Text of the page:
'Going to be martyrs' among workers at stricken Japanese nuclear plant
LOS ANGELES -- Bursts of radiation being released at the stricken Fukushima nuclear plant could mean workers there will have to be quickly rotated out, and some could rapidly reach their annual exposure limit, complicating efforts to contain Japa...
LOS ANGELES -- Bursts of radiation being released at the stricken Fukushima nuclear plant could mean workers there will have to be quickly rotated out, and some could rapidly reach their annual exposure limit, complicating efforts to contain Japan's continuing nuclear crisis.
"Those are pretty brave people," David Brenner, the director of the Center for Radiological Research at Columbia University Medical Center, said of the workers. "There are going to be some martyrs among them."
Disaster officials could face a grim choice: Scale back their containment efforts or allow workers to face radiation levels that could significantly increase their risk of cancer.
Reports on Thursday indicated that at times radiation was intense enough to exceed even Japan's newly raised annual limit in as little as an hour.
The new limit -- 250 millisieverts -- is five times the allowable exposure in U.S. nuclear plants and 125 times what workers typically receive each year.
That level of exposure raises the chances that workers will eventually die of cancer by 1 percent, according to John Boice, a cancer epidemiologist at Vanderbilt University and radiation safety expert.
Considering the scope of the disaster -- and the fact that at least 20 percent of people already die of cancer -- many workers may be willing to accept the danger. The situation becomes more complicated at higher doses, because radiation risk is cumulative. In other words, the risk of dying of cancer rises an extra 1 percent with each additional 250 millisieverts.
It is not clear for how long the government will abide by its new limit.
There were conflicting reports about the amount of radiation the workers may have received so far. It also was not clear if the releases were planned, and whether the workers were sheltered at the time.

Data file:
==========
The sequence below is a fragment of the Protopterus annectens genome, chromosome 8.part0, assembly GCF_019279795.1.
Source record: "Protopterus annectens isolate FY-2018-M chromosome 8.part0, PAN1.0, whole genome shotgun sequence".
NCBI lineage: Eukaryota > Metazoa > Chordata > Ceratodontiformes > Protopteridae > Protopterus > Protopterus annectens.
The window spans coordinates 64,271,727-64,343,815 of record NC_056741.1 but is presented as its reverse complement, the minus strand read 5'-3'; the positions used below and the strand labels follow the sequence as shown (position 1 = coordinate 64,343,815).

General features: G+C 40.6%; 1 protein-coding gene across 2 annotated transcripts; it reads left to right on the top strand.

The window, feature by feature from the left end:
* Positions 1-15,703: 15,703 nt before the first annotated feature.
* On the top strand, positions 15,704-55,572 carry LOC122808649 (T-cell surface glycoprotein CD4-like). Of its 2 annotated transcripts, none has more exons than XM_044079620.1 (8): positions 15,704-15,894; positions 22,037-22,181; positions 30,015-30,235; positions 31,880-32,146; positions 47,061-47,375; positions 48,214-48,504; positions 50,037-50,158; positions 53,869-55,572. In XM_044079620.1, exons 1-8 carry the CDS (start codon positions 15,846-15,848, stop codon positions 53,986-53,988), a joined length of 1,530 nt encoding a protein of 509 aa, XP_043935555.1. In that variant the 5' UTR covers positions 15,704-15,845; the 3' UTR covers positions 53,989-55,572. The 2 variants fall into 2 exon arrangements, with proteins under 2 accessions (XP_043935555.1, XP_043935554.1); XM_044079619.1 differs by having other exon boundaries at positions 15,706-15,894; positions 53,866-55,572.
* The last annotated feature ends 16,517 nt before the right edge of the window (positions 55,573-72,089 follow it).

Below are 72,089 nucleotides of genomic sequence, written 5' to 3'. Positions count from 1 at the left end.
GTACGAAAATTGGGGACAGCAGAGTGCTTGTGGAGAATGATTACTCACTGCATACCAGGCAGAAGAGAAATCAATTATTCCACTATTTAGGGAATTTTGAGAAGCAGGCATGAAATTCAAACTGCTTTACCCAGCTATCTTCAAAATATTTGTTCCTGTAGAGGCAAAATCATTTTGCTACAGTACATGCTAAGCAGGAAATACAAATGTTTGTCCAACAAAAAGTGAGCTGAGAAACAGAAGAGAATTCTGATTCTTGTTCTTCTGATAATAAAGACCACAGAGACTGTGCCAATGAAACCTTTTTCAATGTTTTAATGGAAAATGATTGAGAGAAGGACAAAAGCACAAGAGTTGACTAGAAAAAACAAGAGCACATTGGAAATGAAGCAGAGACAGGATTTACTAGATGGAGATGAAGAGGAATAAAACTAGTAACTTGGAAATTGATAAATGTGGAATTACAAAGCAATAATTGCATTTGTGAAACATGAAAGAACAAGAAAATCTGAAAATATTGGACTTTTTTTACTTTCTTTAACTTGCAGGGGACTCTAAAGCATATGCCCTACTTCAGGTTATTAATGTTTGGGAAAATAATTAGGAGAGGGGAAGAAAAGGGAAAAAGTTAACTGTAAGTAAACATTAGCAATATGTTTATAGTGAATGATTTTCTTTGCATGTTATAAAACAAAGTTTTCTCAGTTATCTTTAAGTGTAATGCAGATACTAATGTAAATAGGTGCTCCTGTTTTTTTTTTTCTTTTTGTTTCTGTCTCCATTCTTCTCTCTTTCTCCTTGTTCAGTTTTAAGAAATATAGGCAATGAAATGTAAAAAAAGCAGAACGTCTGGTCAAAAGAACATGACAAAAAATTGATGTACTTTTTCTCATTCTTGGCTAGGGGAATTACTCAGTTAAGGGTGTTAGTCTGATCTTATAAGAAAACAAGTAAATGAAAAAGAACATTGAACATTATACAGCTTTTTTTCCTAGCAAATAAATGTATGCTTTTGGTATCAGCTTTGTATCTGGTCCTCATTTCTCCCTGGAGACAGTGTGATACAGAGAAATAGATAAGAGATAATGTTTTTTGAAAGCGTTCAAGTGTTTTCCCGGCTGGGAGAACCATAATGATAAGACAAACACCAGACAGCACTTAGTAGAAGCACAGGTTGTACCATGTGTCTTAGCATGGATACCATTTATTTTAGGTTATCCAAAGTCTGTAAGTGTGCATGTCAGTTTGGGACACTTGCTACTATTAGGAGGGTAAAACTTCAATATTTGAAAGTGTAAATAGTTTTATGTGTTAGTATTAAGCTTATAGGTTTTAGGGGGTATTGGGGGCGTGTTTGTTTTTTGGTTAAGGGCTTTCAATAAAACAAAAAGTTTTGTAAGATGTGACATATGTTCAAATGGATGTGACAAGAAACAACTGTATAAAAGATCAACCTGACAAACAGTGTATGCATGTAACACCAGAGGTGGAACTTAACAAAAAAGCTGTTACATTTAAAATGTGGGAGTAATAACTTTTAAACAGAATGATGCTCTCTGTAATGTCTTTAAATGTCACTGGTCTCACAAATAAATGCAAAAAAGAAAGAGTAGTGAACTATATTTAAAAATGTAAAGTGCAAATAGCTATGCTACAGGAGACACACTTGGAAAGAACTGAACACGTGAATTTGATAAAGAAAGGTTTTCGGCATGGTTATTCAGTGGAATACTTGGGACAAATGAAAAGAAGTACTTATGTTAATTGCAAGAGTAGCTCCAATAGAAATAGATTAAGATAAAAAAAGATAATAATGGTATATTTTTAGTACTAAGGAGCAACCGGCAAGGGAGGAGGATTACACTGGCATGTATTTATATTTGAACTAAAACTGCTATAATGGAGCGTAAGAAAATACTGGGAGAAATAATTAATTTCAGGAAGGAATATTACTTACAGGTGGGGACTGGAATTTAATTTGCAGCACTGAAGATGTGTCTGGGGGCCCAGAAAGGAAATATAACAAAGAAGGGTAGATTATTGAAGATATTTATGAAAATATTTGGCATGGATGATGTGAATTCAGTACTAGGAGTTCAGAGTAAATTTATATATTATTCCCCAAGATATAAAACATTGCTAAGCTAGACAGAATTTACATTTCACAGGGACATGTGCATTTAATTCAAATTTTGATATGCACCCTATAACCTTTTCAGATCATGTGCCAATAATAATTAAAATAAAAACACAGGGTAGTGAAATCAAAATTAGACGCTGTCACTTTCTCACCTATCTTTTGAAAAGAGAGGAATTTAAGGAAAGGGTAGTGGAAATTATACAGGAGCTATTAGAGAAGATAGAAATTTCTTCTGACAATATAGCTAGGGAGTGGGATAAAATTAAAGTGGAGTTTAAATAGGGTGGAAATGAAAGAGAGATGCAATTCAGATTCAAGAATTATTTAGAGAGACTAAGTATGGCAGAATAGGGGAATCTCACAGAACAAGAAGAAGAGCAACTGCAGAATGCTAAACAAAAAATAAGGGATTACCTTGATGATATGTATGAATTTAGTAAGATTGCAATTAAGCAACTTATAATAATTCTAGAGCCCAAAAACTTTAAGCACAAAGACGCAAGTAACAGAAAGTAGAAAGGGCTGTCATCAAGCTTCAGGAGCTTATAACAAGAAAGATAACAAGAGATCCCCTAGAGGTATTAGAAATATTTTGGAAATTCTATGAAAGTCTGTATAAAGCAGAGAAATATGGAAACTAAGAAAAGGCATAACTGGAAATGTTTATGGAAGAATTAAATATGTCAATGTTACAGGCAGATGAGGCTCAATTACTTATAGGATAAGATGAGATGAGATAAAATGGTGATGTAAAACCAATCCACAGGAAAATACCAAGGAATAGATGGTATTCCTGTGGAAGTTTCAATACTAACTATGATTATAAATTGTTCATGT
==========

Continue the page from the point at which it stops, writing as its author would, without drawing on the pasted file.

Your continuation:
At one point on Thursday, a level of 400 millisieverts per hour was recorded at the plant. At that rate, a fully exposed worker would have to leave in 37 minutes and 30 seconds and not come back for a year.
The Japanese government has tried to protect workers by keeping as few people on site as possible, monitoring how much radiation they receive and limiting helicopter missions to drop water on the plant. Protective clothing and respirators provide some protection from the damaging emissions.
"The main danger is gamma radiation," said Elmer Lewis, a nuclear plant safety expert at Northwestern University in Evanston, Ill. "Gamma can penetrate your body no matter what you're wearing out there. It's like a high-powered X-ray."
The plant workers are trained to react to crisis through simulated disasters, Lewis said.
But, he said, "There's really no way to anticipate what we're seeing here. They're professionals who are doing the best with what they have."
The most acute danger would come from a sudden release of radiation from which workers could not escape -- an explosion for example. That could cause radiation sickness, a devastating illness that is often fatal.
In the 1986 Chernobyl disaster in Ukraine, the worst nuclear plant accident in history, workers who battled a weeklong fire were exposed to radiation at levels thousands of times higher than the Japanese yearly limit.
At first, people exposed to that much radiation might look normal. In a week, things change drastically.
"People's hair starts to fall out and the burns appear and the bone marrow damage starts," said Dr. Robert Peter Gale, a hematologist who flew to Moscow days after the Chernobyl accident to try to save workers airlifted there. He is scheduled to fly to Japan on Saturday to help with the relief efforts.